Kniveton, Derbyshire Genealogy
Parish History[edit | edit source]
Kniveton is an Ancient parish in Derbyshire.
KNIVETON (St. John the Baptist), a parish, in the hundred of Wirksworth, S. division of the county of Derby, 3 miles (N. E.) from Ashbourn; on the road to Matlock; containing 326 inhabitants. The manor of "Cheniveton," so called in the Domesday survey, was from a very early period the property of the Kniveton family, and was sold by Sir Andrew Kniveton, Bart., in the reign of Charles I., to the family of Lowe; it afterwards passed to the Pegges, and others. The parish comprises 1947 acres of fertile land, principally on limestone, and occupied as dairy-farms; the surface is undulated, and the scenery picturesque: there are two limestone-quarries. The village, which is considerable, is well built. The living is a perpetual curacy, net income, £64; patron, J. Harrison, Esq., of Snelston Hall. The church is at the highest point and the south extremity of the village: it was erected about the close of the 13th century, and was lately restored, with open seats; it has a low tower and small spire. Two places of worship have been built by the dissenters, but one only is now used, by the Primitive Methodists. In 1715, John Hurd endowed a school with £8 per annum; but the premises for it not having been built agreeably to the will of the founder, or suitably to the wants of the parish, a new house has recently been erected, with assistance from the National Society and the Committee of Council on Education.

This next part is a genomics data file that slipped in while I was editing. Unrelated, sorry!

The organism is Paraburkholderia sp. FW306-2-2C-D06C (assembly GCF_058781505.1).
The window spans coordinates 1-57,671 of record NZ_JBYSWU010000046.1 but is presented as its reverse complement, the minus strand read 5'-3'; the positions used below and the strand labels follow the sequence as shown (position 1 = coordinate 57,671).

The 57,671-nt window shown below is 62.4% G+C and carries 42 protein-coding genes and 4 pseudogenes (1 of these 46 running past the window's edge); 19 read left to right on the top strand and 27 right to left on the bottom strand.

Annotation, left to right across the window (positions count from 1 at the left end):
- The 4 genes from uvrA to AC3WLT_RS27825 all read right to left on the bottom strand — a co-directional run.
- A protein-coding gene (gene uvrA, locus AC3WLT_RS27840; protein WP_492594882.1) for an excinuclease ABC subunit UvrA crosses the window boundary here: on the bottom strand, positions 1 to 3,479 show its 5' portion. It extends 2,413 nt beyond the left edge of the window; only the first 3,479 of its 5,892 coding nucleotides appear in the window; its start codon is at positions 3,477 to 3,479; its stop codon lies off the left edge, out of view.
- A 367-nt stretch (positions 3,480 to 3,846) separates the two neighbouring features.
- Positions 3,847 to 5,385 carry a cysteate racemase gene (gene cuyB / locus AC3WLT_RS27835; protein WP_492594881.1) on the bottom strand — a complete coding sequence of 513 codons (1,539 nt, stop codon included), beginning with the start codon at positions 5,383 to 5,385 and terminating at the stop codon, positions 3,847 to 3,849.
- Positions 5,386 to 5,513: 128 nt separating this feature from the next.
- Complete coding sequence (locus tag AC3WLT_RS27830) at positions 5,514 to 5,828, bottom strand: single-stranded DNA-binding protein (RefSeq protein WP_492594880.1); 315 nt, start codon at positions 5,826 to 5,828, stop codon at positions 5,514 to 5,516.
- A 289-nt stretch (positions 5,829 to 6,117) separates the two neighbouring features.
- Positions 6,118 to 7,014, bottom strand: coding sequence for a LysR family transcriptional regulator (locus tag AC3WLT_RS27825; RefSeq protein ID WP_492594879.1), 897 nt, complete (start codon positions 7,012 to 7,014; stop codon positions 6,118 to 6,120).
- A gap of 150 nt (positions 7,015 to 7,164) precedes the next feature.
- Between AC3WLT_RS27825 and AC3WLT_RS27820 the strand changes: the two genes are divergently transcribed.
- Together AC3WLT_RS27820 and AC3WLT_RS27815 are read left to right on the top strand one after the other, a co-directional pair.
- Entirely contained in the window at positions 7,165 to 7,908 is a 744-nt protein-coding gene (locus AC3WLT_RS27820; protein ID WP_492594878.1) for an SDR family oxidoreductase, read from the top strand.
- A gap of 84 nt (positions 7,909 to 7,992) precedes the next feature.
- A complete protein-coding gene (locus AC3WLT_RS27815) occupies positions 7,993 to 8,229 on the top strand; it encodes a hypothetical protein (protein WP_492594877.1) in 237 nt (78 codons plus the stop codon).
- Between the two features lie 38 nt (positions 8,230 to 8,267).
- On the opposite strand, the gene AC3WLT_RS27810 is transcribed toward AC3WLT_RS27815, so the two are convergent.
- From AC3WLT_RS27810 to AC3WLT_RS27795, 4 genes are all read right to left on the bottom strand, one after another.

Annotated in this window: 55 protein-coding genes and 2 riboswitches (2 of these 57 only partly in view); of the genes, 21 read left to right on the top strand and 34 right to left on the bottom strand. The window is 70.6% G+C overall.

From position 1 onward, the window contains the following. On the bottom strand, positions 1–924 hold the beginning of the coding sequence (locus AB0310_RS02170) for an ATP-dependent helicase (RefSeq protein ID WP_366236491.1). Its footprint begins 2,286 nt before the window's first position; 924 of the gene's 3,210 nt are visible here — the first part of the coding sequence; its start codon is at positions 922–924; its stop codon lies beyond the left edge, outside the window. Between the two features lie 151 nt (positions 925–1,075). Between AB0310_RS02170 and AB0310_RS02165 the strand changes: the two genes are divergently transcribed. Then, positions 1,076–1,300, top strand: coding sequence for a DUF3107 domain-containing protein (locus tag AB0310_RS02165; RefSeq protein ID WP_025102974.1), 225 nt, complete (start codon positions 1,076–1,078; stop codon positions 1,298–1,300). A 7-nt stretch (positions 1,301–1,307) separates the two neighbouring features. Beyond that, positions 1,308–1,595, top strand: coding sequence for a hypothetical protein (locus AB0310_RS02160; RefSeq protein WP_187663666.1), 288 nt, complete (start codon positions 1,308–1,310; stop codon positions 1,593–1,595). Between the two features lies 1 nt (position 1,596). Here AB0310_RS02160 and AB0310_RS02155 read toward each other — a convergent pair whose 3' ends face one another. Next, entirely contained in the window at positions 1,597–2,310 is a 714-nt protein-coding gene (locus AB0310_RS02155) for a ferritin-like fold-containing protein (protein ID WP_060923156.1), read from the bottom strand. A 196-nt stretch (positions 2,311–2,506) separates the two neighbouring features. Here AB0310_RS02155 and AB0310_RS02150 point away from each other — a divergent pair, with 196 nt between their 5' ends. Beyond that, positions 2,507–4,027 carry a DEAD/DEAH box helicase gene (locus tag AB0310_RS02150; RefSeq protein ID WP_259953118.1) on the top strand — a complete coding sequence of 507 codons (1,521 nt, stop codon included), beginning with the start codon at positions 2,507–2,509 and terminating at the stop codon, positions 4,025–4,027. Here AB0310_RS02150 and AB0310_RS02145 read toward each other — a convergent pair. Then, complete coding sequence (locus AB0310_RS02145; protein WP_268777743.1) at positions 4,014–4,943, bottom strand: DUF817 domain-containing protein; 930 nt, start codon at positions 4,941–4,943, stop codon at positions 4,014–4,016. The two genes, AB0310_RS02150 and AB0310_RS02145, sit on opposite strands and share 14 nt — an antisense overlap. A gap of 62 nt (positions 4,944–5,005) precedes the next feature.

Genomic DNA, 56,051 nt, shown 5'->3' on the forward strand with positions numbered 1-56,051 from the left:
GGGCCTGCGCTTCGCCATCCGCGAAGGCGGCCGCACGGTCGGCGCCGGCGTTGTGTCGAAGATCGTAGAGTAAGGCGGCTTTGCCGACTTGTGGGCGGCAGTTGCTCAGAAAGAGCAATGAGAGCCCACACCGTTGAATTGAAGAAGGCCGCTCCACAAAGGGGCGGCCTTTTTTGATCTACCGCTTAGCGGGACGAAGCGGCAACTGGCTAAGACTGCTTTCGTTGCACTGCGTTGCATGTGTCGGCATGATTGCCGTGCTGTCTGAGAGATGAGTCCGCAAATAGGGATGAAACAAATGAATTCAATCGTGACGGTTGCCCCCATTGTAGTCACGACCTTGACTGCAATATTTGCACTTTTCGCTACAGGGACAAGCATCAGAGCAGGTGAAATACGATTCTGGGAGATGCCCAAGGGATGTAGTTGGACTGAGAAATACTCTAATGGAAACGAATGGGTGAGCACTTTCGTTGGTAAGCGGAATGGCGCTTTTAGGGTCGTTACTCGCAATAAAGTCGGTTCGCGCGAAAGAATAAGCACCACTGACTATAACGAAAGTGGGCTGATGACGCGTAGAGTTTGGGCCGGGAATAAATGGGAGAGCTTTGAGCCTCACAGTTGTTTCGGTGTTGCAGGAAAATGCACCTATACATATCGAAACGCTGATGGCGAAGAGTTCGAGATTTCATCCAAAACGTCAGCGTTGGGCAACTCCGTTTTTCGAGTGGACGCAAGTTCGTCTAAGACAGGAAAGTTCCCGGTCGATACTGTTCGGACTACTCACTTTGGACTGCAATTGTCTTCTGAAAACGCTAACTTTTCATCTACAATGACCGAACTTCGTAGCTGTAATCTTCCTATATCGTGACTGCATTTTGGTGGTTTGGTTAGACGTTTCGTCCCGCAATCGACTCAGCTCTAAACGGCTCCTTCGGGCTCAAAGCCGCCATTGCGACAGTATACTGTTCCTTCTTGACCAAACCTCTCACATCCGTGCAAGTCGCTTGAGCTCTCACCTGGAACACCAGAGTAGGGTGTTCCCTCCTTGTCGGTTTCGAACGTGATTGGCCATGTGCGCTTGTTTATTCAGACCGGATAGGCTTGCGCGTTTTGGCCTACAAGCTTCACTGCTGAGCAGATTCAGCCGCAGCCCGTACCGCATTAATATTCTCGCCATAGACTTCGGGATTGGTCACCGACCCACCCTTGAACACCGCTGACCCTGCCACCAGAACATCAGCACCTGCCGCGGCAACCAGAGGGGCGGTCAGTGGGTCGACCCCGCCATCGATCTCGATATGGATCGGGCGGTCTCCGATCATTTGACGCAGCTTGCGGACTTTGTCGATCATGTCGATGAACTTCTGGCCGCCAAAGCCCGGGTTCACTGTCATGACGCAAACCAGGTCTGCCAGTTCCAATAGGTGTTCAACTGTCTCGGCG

From: 'Knaresdale - Knock', Topographical Dictionary of England (1848), pp. 706-708. URL: http://www.british-history.ac.uk/report.aspx?compid=51085 Date accessed: 28 March 2011.
Resources[edit | edit source]
Civil Registration[edit | edit source]
Birth, marriages and deaths were kept by the government, from July 1837 to the present day. The civil registration article tells more about these records. There are several Internet sites with name lists or indexes. A popular site is FreeBMD.
Church records[edit | edit source]
To find the names of the neighbouring parishes, use England Jurisdictions 1851. In this site, search for the name of the parish, click on the location "pin", click Options and click List contiguous parishes.
Contributor: Include here information for parish registers, Bishop’s Transcripts and other types of church records, such as parish chest records. Add the contact information for the office holding the original records. Add links to the Family History Library Catalog showing the film numbers in their collection
Non Conformist Churches[edit | edit source]
Census records[edit | edit source]
Census records from 1841 to 1911 are available online. For access, see England Census. Census records from 1841 to 1891 are also available on film through a Family History Center or at the Family History Library.
Poor Law Unions[edit | edit source]
[edit | edit source]
Records of wills, administrations, inventories, indexes, etc. were filed by the court with jurisdiction over this parish. Go to Derbyshire Probate Records to find the name of the court having primary jurisdiction. Scroll down in the article to the section Court Jurisdictions by Parish.
Maps and Gazetteers
[edit | edit source]
Maps are a visual look at the locations in England. Gazetteers contain brief summaries about a place.
Web sites[edit | edit source]
| This section requires expansion with:
any additional relevant sites that aren't mentioned above.